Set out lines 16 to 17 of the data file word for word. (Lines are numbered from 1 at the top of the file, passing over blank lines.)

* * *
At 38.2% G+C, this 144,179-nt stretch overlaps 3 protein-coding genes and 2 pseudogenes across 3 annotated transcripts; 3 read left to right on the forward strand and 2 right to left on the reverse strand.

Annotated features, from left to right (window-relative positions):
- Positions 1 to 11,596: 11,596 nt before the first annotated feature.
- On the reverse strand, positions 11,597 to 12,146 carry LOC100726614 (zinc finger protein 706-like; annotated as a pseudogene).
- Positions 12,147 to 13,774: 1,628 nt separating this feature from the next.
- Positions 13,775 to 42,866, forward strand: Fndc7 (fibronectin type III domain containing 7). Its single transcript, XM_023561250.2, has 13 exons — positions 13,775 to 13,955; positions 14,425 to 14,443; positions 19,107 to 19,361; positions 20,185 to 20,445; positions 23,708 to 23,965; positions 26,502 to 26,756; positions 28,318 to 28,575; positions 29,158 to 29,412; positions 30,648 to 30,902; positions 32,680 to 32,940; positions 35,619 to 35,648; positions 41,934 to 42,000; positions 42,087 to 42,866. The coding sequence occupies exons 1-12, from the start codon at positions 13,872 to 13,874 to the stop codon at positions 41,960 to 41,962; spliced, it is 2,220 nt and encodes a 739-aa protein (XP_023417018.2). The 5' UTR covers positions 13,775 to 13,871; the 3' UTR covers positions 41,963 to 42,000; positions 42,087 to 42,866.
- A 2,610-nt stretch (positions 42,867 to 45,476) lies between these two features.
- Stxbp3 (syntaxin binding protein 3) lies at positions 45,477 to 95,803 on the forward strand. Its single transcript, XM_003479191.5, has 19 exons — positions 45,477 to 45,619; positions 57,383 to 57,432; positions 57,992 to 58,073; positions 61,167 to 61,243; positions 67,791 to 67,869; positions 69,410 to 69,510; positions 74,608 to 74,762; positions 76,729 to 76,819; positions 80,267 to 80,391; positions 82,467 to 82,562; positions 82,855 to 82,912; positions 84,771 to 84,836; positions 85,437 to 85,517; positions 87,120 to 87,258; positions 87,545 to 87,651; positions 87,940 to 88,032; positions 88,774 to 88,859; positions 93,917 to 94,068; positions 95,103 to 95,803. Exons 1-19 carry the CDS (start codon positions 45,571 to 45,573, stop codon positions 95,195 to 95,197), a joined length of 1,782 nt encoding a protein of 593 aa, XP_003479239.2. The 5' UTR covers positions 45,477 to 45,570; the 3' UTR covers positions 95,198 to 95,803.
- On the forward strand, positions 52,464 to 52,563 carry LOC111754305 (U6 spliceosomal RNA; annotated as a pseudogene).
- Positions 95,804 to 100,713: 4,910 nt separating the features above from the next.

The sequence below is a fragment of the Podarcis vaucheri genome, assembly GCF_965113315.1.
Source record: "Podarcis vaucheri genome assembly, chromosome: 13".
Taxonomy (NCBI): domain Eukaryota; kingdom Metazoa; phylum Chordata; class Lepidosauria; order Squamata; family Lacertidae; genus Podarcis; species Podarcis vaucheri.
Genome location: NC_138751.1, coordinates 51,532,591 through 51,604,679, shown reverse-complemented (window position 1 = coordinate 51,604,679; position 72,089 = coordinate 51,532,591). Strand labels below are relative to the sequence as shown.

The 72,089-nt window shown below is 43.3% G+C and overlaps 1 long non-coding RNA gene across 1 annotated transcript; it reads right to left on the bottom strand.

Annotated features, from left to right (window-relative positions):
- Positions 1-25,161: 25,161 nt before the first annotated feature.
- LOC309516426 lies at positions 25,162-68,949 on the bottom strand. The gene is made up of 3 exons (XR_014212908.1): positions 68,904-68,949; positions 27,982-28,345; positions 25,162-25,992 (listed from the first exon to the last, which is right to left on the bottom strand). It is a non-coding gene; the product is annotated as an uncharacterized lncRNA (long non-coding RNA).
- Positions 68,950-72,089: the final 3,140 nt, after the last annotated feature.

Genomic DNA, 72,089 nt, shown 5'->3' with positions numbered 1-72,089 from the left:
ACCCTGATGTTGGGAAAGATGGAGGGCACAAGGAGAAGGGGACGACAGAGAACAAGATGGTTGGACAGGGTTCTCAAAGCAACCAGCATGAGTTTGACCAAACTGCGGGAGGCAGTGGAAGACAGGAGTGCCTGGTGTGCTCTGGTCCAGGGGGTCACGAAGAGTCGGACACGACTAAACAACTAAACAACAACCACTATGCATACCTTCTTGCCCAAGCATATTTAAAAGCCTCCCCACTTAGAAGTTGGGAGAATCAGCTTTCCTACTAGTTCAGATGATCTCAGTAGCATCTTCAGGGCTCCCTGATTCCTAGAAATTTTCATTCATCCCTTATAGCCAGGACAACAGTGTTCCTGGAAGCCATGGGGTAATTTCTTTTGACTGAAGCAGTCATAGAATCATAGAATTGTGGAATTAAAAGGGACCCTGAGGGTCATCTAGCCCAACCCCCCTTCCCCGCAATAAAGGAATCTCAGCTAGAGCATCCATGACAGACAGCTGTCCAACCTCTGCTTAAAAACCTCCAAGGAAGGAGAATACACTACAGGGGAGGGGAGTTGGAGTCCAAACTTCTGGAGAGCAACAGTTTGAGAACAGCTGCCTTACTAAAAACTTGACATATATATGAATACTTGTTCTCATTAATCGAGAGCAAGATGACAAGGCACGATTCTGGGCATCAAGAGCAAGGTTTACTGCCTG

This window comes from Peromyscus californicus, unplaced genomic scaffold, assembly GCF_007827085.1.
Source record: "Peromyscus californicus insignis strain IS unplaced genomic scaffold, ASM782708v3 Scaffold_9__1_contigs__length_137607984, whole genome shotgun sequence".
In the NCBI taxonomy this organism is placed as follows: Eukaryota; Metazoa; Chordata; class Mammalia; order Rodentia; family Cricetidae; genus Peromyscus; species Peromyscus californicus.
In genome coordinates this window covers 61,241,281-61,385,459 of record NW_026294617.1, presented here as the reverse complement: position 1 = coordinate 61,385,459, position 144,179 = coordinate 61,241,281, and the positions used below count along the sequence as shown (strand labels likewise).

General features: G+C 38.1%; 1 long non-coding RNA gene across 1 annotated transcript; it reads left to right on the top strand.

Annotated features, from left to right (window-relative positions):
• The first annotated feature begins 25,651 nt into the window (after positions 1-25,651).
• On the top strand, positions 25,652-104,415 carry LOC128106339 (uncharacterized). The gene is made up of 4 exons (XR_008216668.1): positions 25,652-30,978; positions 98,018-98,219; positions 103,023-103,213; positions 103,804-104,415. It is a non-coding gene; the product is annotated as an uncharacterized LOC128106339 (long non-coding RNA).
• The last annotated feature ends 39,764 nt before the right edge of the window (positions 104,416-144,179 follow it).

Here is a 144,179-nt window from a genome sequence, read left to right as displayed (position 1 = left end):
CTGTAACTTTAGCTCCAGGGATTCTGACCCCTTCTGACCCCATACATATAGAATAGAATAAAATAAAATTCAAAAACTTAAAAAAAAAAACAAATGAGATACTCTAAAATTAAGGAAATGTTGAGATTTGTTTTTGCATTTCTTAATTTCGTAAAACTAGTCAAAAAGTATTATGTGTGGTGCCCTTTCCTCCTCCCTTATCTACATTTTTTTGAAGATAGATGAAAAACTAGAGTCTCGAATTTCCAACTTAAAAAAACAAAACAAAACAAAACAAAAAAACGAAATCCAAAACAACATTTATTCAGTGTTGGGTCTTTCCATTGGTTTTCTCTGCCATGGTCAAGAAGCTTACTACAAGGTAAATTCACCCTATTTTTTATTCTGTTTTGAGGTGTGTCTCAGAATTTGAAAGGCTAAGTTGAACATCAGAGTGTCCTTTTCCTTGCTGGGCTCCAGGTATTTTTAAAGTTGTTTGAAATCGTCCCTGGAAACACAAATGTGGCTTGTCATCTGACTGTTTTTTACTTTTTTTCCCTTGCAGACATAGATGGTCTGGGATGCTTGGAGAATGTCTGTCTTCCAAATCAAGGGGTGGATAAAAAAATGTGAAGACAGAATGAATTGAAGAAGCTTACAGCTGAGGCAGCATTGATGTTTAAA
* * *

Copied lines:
Annotated features, from left to right (window-relative positions):
- Positions 1-25,161: 25,161 nt before the first annotated feature.